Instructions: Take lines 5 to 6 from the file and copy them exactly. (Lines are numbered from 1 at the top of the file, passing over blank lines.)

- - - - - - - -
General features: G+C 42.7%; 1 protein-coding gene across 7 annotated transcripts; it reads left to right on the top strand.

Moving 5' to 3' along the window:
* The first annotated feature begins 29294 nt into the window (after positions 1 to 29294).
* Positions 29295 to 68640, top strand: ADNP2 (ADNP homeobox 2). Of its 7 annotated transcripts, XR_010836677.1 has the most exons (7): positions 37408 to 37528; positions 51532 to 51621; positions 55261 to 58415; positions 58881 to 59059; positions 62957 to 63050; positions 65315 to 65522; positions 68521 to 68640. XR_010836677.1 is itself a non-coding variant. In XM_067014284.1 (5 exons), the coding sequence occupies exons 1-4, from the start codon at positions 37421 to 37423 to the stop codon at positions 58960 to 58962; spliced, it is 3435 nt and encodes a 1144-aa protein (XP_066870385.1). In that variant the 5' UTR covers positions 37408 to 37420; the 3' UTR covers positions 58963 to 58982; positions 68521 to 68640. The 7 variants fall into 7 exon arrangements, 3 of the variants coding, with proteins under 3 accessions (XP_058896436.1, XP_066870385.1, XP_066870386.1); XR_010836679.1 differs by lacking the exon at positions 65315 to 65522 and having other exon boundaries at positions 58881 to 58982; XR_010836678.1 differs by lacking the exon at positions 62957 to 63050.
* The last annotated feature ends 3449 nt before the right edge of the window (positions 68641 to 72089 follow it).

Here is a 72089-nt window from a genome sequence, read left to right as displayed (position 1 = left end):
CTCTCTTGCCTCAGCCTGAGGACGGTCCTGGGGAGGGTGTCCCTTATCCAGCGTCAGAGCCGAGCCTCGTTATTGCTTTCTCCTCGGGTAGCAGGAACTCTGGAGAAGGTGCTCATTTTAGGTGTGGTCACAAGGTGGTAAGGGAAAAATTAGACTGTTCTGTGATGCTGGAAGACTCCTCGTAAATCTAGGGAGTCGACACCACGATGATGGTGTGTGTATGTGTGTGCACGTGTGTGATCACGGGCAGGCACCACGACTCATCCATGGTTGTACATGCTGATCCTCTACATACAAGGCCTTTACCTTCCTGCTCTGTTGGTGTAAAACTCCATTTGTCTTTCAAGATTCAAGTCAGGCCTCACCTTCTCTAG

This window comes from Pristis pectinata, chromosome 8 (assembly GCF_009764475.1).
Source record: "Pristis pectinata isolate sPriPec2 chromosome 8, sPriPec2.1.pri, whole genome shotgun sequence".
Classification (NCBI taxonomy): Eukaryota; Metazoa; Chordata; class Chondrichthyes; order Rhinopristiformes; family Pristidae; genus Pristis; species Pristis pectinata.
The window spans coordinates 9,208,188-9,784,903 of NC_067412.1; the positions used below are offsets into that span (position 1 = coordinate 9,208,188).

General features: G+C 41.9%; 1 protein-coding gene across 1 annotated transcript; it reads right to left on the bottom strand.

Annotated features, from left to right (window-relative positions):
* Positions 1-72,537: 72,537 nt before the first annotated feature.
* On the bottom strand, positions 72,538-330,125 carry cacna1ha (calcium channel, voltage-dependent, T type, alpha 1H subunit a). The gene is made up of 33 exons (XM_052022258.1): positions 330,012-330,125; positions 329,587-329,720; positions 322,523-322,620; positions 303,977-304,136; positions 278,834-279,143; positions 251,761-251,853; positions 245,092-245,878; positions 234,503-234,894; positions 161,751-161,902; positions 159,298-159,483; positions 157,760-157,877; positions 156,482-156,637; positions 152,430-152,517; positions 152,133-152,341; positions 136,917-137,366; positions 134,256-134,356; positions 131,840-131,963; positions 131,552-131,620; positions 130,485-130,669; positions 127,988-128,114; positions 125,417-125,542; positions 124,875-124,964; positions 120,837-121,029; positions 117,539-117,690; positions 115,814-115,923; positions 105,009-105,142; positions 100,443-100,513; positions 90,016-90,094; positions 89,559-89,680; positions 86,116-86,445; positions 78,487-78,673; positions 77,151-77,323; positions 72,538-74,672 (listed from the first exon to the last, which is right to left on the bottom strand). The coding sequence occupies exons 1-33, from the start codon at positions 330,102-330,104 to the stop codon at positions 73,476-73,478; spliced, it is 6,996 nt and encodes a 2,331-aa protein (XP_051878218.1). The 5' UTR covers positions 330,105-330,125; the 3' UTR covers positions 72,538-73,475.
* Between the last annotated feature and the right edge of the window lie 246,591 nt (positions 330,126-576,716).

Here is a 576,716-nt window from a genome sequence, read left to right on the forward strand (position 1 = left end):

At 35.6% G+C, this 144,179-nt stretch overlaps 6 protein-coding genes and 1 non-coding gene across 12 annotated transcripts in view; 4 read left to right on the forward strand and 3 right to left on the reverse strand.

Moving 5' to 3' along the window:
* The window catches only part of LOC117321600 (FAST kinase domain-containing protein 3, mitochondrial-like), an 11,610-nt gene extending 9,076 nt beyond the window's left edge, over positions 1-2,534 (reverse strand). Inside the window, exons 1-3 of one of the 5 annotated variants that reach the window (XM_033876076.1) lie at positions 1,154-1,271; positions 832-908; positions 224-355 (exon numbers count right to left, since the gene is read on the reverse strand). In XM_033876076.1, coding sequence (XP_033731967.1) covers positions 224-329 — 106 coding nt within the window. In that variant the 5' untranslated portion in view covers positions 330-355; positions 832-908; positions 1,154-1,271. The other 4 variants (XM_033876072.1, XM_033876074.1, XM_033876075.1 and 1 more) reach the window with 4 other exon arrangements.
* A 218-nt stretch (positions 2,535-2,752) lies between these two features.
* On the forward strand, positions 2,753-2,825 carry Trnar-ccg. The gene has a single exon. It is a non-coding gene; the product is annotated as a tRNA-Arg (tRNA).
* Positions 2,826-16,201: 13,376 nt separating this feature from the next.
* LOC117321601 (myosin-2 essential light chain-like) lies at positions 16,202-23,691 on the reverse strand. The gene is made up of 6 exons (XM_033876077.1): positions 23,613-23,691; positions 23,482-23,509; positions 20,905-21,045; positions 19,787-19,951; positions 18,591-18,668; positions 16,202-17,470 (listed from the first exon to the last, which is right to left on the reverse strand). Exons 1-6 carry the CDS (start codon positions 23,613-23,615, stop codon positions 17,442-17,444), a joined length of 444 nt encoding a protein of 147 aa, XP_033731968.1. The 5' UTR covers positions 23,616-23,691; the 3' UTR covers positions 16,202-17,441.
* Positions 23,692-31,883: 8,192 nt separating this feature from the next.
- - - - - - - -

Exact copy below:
* The last annotated feature ends 3449 nt before the right edge of the window (positions 68641 to 72089 follow it).

Here is a 72089-nt window from a genome sequence, read left to right as displayed (position 1 = left end):